ELBERT COUNTY, Colo. -- The sheriff’s office wrote the report in the days following a murder-suicide in which a prominent couple were found dead in their Elbert County home.
Investigators said Rick Hunt shot his wife Donna Hunt before killing himself. Deputies, police and the SWAT team surrounded the couple’s massive rural home for hours after Donna’s daughter called 911 to report her mother had been shot.
Kiowa police chief Sam Swofford responded to the scene to assist with the call. Meanwhile deputies said Swofford’s wife listened to his police radio from home and shared minute-by-minute details of the standoff in a Facebook chat with several people. The sheriff’s department called Laura Swofford’s posts “reckless” and said they raised “a substantial risk of injury and or death to the responders on scene.”
The district attorney ultimately declined to open an investigation into the social media controversy, but called it “a mistake in judgment.”
“Please hurry up!”
Just after midnight on August 16, 2015 a teenage girl placed a terrifying call to 911. Screaming could be heard as she told a dispatcher her dad was beating her mom and she needed help.
The call ended abruptly and dispatchers made several attempts to call the teenager back without success. About 10 minutes later, she called back and said her mother had been shot and she was hiding from her stepfather.
Sheriff’s deputies and the Kiowa police chief responded to the scene but had trouble finding the home on a sprawling rural property with several buildings.
The sheriff’s reports indicate authorities knew Rick Hunt was an avid hunter who had several firearms and lots of ammunition in the home. Meanwhile, the teenage girl reported hearing only one shot so authorities did not know if Rick Hunt was still alive.
“Their assumption is the husband was still alive and armed. We know that for a fact. So they set up a perimeter and they call for the SWAT team,” said Elbert County Sheriff Shayne Heap.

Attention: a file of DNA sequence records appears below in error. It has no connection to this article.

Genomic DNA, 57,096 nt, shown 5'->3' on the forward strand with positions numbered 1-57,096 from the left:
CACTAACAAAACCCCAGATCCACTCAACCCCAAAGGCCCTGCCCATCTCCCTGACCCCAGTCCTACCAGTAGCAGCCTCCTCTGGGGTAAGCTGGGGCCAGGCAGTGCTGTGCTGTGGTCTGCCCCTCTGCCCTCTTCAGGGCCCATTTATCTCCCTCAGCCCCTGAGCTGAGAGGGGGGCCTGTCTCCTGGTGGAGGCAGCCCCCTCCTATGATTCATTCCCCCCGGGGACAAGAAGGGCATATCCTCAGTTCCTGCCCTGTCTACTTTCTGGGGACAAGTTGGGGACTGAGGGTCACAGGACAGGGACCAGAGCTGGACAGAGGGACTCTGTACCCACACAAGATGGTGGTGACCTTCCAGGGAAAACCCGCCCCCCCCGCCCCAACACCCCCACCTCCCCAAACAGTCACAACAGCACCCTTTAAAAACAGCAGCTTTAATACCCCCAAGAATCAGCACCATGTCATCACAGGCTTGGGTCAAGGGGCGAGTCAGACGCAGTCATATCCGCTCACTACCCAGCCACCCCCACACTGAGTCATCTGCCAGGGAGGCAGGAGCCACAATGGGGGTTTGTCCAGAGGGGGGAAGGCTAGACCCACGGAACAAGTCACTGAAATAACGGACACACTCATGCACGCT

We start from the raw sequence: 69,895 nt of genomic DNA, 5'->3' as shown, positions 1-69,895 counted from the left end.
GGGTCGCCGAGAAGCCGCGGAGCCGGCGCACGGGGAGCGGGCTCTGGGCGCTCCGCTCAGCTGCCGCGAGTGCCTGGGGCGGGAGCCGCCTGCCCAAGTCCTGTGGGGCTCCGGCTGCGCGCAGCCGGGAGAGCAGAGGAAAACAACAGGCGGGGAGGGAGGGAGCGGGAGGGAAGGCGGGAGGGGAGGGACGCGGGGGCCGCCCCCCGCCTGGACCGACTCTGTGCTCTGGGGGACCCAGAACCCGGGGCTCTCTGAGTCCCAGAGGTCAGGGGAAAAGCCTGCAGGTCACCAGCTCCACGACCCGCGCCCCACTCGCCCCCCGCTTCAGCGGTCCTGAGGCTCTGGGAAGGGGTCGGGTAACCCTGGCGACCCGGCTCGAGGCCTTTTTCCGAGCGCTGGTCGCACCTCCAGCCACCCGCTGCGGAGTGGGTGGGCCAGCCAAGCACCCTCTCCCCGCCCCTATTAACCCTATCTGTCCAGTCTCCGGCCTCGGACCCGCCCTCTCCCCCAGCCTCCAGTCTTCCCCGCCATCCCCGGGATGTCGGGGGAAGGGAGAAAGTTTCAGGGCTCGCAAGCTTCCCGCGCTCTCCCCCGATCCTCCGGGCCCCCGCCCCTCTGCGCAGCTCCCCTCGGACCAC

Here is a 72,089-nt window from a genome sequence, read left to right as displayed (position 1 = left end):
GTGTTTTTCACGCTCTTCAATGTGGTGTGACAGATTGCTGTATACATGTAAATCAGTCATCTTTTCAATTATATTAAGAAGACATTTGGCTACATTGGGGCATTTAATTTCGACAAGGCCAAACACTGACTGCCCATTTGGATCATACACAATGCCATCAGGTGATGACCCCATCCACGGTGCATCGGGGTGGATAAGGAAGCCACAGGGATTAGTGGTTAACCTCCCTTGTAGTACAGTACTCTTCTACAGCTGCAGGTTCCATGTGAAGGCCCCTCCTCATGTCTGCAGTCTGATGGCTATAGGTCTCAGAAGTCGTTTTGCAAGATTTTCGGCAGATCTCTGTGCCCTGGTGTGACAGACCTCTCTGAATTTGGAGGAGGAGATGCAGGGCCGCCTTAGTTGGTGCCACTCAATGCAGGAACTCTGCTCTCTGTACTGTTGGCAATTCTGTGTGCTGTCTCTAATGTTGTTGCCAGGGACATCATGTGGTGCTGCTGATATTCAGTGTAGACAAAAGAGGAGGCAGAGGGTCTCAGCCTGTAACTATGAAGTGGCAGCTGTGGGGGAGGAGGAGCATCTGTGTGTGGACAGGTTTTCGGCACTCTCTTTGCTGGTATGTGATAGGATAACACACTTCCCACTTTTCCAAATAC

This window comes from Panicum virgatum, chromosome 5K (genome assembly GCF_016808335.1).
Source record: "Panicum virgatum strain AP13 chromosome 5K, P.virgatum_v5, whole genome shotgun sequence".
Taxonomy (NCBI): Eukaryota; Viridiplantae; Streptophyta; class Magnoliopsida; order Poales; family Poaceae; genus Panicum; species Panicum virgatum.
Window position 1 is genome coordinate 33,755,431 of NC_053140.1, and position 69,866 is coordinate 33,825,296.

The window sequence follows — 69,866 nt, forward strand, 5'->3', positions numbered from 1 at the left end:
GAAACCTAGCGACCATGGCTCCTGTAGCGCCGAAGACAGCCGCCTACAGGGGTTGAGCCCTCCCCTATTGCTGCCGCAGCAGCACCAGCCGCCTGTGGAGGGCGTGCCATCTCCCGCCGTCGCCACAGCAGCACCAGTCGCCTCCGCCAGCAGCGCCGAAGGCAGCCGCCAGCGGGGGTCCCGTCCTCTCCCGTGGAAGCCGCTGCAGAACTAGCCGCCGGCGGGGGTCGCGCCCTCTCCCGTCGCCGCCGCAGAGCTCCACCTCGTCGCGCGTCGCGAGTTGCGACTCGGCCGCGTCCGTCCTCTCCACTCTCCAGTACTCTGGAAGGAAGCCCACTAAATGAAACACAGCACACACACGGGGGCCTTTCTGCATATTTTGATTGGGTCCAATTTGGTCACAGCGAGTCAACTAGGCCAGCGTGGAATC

Reports indicate it took more than an hour after the daughter called 911 to remove her from the home. The SWAT team did not make entry to assess the condition of the shooting victim for more than five hours due to the potential they may come under fire, ultimately forcing entry into the home using tear gas.
“You're talking about a large piece of property that has a long approach with no cover,” Heap said. “Deputies have to get up next to the house and … knowing that the individual has high powered weapons … that always puts deputies in danger.”
Inside deputies said they found the bodies of Donna and Rick Hunt. A friend told investigators Rick Hunt was “sad & confused, quiet” the day of the incident while discussing the end of his marriage. The report indicates Hunt was jealous because his wife talked to another man at a horse track.
“Possible obstruction of a government operation”
The day after the murder-suicide, the Elbert County Sheriff’s Office said it received information the Kiowa police chief’s wife wrote about the incident as it was unfolding on Facebook.
“We learned the next day that that the call was played out as it was happening on social media,” Sheriff Heap told Denver7 Investigates. “I was upset about it and I was thankful that we came away all right, that everybody with a badge came away without being hurt.”